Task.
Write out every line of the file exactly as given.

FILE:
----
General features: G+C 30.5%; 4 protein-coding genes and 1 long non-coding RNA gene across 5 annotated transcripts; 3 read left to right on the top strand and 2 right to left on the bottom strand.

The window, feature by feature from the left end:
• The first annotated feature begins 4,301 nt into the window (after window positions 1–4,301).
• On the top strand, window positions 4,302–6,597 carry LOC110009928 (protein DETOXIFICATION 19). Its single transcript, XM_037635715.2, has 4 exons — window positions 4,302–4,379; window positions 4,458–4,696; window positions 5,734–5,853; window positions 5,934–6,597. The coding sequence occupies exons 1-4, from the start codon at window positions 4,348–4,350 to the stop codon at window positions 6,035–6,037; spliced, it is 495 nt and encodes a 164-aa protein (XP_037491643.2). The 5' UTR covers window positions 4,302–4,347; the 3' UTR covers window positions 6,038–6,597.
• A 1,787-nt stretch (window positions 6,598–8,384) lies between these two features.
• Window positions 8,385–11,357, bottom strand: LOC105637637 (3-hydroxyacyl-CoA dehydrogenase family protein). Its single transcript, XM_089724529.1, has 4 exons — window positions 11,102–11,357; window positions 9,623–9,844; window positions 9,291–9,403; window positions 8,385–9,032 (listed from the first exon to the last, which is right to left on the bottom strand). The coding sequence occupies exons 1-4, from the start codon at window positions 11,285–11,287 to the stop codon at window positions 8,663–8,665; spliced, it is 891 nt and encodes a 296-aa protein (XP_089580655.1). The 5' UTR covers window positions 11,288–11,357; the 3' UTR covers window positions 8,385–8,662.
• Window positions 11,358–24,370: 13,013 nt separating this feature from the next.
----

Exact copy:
General features: G+C 30.5%; 4 protein-coding genes and 1 long non-coding RNA gene across 5 annotated transcripts; 3 read left to right on the top strand and 2 right to left on the bottom strand.

The window, feature by feature from the left end:
• The first annotated feature begins 4,301 nt into the window (after window positions 1–4,301).
• On the top strand, window positions 4,302–6,597 carry LOC110009928 (protein DETOXIFICATION 19). Its single transcript, XM_037635715.2, has 4 exons — window positions 4,302–4,379; window positions 4,458–4,696; window positions 5,734–5,853; window positions 5,934–6,597. The coding sequence occupies exons 1-4, from the start codon at window positions 4,348–4,350 to the stop codon at window positions 6,035–6,037; spliced, it is 495 nt and encodes a 164-aa protein (XP_037491643.2). The 5' UTR covers window positions 4,302–4,347; the 3' UTR covers window positions 6,038–6,597.
• A 1,787-nt stretch (window positions 6,598–8,384) lies between these two features.
• Window positions 8,385–11,357, bottom strand: LOC105637637 (3-hydroxyacyl-CoA dehydrogenase family protein). Its single transcript, XM_089724529.1, has 4 exons — window positions 11,102–11,357; window positions 9,623–9,844; window positions 9,291–9,403; window positions 8,385–9,032 (listed from the first exon to the last, which is right to left on the bottom strand). The coding sequence occupies exons 1-4, from the start codon at window positions 11,285–11,287 to the stop codon at window positions 8,663–8,665; spliced, it is 891 nt and encodes a 296-aa protein (XP_089580655.1). The 5' UTR covers window positions 11,288–11,357; the 3' UTR covers window positions 8,385–8,662.
• Window positions 11,358–24,370: 13,013 nt separating this feature from the next.